I really think the Lamborghini Diablo is too cheap. It’s hard to say that about a car where the only example listed for sale on Autotrader is offered for $179,988, but I really think it’s true: The Lamborghini Diablo — and specifically the early Lamborghini Diablo models, sold from 1991 to 1998 — is just too cheap.
Here’s what I mean. Back when I was in college, you could pick up a really worn, used Lamborghini Countach for around $90,000, and you could pick up a decent, driveable example for roughly $150,000. These days, the cheapest Countach models you’ll see for sale are listed for $225,000, with nice ones asking $400,000 or more.
Same deal with the Miura: It’s always been an icon, but I remember when $600,000 was considered "sale-proof" for the car — a number nobody would ever pay for a used Lamborghini. Now, Miura models can bring $1 million at auction, and certain special examples can bring a lot more than that.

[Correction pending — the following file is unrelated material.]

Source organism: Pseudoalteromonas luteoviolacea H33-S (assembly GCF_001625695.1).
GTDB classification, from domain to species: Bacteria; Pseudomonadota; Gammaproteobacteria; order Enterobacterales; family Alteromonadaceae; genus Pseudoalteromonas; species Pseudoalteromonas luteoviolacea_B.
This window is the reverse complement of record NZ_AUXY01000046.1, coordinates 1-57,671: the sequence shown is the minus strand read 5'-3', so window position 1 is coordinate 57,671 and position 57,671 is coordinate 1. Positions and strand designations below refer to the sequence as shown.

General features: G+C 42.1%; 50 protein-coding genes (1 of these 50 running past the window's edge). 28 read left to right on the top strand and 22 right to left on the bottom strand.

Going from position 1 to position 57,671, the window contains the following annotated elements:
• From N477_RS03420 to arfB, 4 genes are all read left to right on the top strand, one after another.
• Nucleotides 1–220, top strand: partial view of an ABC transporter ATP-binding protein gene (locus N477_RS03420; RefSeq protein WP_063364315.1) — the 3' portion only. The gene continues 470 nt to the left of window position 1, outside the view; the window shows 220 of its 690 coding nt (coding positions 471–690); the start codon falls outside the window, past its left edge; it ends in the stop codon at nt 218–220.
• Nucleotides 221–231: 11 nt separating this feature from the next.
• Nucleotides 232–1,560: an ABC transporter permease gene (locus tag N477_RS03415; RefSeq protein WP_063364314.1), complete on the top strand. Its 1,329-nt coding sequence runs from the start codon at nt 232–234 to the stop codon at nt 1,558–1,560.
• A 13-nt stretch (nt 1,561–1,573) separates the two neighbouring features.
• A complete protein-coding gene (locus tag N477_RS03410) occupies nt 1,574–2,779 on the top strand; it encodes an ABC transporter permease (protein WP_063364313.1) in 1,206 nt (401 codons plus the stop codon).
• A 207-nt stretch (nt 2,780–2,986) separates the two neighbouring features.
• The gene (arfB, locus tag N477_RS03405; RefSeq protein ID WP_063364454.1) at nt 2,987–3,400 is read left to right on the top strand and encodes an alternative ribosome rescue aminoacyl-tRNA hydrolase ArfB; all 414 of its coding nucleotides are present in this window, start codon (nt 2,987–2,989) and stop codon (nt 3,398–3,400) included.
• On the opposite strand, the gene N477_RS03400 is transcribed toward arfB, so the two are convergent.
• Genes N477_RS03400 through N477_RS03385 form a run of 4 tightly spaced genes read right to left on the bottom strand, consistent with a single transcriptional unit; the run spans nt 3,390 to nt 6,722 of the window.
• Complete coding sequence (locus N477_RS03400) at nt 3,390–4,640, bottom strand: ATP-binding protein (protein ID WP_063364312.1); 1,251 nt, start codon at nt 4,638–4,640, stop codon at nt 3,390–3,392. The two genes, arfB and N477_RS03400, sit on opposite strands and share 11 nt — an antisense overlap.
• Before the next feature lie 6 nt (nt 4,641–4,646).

Which brings me back to the Diablo. I’ve always felt that the Diablo is one of the craziest-looking Lamborghini models, truly on par with the Countach, especially when you see it in person. But an early Diablo can be purchased for $150,000 to $200,000, which makes it one of the least expensive Lamborghini models, short of unloved low-end vehicles from years past, like the Jalpa and the Urraco. The Diablo was no Jalpa or Urraco: It was a flagship model with a mid-engine V12, and I suspect the styling will only become more revered as the car ages.
As a result, I really think the Diablo is undervalued. Not later examples, interestingly, as the Audi-developed Diablo 6.0 is selling for huge money, with many examples listed on Autotrader for well over $300,000. But the early Diablo models, the pure examples, seem to be way cheaper than they should be. To me, this is a $200,000 to $250,000 car, and it should be nipping at the heels of the Countach — but instead, it’s basically half price.
Now, I’m not telling you to go out and pick up a used Diablo because I think it’s a great investment — after all, we know it’ll be difficult to drive, expensive to own and challenging to service. But I do think there will be a time when you look back on the Diablo, selling for many multiples of its current price, and think: I could’ve had that when it was "only" $150,000. And indeed, right now, you still can.
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